Factors Affecting The Rate Of A Chemical Reaction
Chemical Kinetics of Class 12
It may be observed that the increase in the total number of collision per unit volume per unit time (collision frequency) is not so much responsible for the higher reaction rate as is the increase in the fraction of effective collisions. Let us, for eg, calculate the increase in collision frequency when temperature increases from 298 to 308 K. As we know that collision frequency is directly proportional to the square root of absolute temperature, therefore, the rate of collision frequencies at these temperatures follows as
From the above ratio it is clear that there is a insignificant increase in the collision frequency. Hence it can not explain the observed increase in the ratio of the reaction with increase in temperature.
Let us now consider the effect of increase in temperature on the number of effective collisions.
Now, as we know that the rise in temperature increases the kinetic energy of the molecules. therefore the energy distribution curve gets flattened and shifts towards higher energy region. A close revels examination of the curves in the graph clearly reveals that the fraction of molecules possessing higher kinetic energy i.e. energy greater than threshold energy, as indicated by shaded portion becomes almost double and therefore, the rate of reaction almost doubles for 10° rise in temperature. Thus, increase in the rate of reaction with increase in temperature is mainly due to increase in no. of collisions which are energetically effective.
The reaction rate dependence on temperature can also explained by Vant Hoff’s equation.
Nature of reacting substance
The nature of reacting substances affect, the rates significantly. For e.g. the oxidation of ferrous (Fe+2) by KMnO4 in acidic medium is practically instaneous. On the other hand, oxidation of oxalate ions by KMnO4 in acidic medium is comparatively much slower.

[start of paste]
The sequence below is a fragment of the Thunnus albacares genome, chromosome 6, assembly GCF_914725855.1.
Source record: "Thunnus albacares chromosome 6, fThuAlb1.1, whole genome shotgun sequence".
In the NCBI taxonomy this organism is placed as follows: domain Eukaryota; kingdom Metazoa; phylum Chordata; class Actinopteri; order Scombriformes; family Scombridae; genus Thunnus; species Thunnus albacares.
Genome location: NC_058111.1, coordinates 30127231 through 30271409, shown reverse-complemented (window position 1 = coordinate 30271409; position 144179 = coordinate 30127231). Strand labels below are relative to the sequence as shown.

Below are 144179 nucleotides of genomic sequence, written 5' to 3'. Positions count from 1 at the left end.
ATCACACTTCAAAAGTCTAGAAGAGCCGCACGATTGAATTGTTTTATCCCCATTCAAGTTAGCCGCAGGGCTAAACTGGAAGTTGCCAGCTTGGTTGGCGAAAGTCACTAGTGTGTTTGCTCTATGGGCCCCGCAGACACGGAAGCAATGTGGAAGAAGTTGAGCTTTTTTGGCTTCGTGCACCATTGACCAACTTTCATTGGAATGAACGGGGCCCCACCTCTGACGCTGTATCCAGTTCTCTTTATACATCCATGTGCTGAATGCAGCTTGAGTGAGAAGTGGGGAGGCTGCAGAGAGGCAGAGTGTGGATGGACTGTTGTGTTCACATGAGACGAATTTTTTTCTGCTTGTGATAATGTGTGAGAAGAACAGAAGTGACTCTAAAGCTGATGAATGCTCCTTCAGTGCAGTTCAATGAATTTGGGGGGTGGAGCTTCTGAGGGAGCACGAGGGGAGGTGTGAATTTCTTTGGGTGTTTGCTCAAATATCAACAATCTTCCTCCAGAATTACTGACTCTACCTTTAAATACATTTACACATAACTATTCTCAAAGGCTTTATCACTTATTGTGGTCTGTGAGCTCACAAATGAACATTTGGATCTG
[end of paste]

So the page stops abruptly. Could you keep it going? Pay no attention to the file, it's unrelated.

A catalyst is a substance, which increases the rate of a reaction without itself being consumed at the end of the reaction, and the phenomenon is called catalysis. There are some catalysts which decrease the rate of reaction and such catalysts are called negative catalyst. Obviously, the catalyst accelerating the rate will be positive catalyst. However, the term positive is seldom used and catalyst itself implies positive catalyst.
Catalyst are generally foreign substances but sometimes one of the product formed may act as a catalyst and such catalyst is called “auto catalyst” and the phenomenon is called auto catalysis. Thermal decomposition of KClO3 is found to be accelerated by the presence of MnO2. Here MnO2 (foreign substance) acts as a catalyst.
2KClO3 + [MnO2] → 2KCl + 3O2↑ + [MnO2]
MnO2 can be received in the same composition and mass at the end of the reaction. In the permanganate titration of oxalic acid in the presence of bench H2SO4 (acid medium), it is found that the titration in the beginning there is slow discharge of the colour of permanganate solution but after sometime the discharge of the colour become faster. This is due to the formation of MnSO4 during the reaction which acts as a catalyst for the same reaction. Thus, MnSO4 is an “auto catalyst” for this reaction. This is an example of auto catalyst.
2KMnO4 + 3H2SO4 + 5H2C2O4 → K2SO4 + 8H2O + 10CO2 + 2MnSO4
General characteristics of catalyst
- A catalyst does not initiate the reaction. It simply fastens it.
- Only a small amount of catalyst can catalyse the reaction.
- A catalyst does not alter the position of equilibrium i.e. magnitude of equilibrium constant and hence ΔG0. It simply lowers the time needed to attain equilibrium. This means if a reversible reaction in absence of catalyst completes to go to the extent of 75% till attainment of equilibrium, and this state of equilibrium is attained in 20 minutes then in presence of a catalyst also the reaction will go to 75% of completion before the attainment of equilibrium but the time needed for this will be less than 20 minutes.
A catalyst drives the reaction through a different route for which energy barrier is of shortest height and hence Ea is of lower magnitude. That is, the function of the catalyst is to lower down the activation.
Ea = Energy of activation in absence of catalyst.
E′a = Energy of activation in presence of catalyst.
Ea – E′a = lowering of activation energy by catalyst.
If k and kcat be the rate constant of a reaction at a given temperature T, and Ea and E′a are the activation energies of the reaction in absence and presence of catalyst, respectively, the
Since Ea > Ea′ so kcat • k. the ratio gives the number of times the rate of reaction will increase by the use of catalyst at a given temperature and this depends upon Ea -. Greater the value of Ea –, more number of times kcat is greater than k.
The rate of reaction in the presence of catalyst at any temperature T1 may be made equal to the rate of reaction in absence of catalyst but for this sake we will have to raise the temperature. Let this temperature be T2 then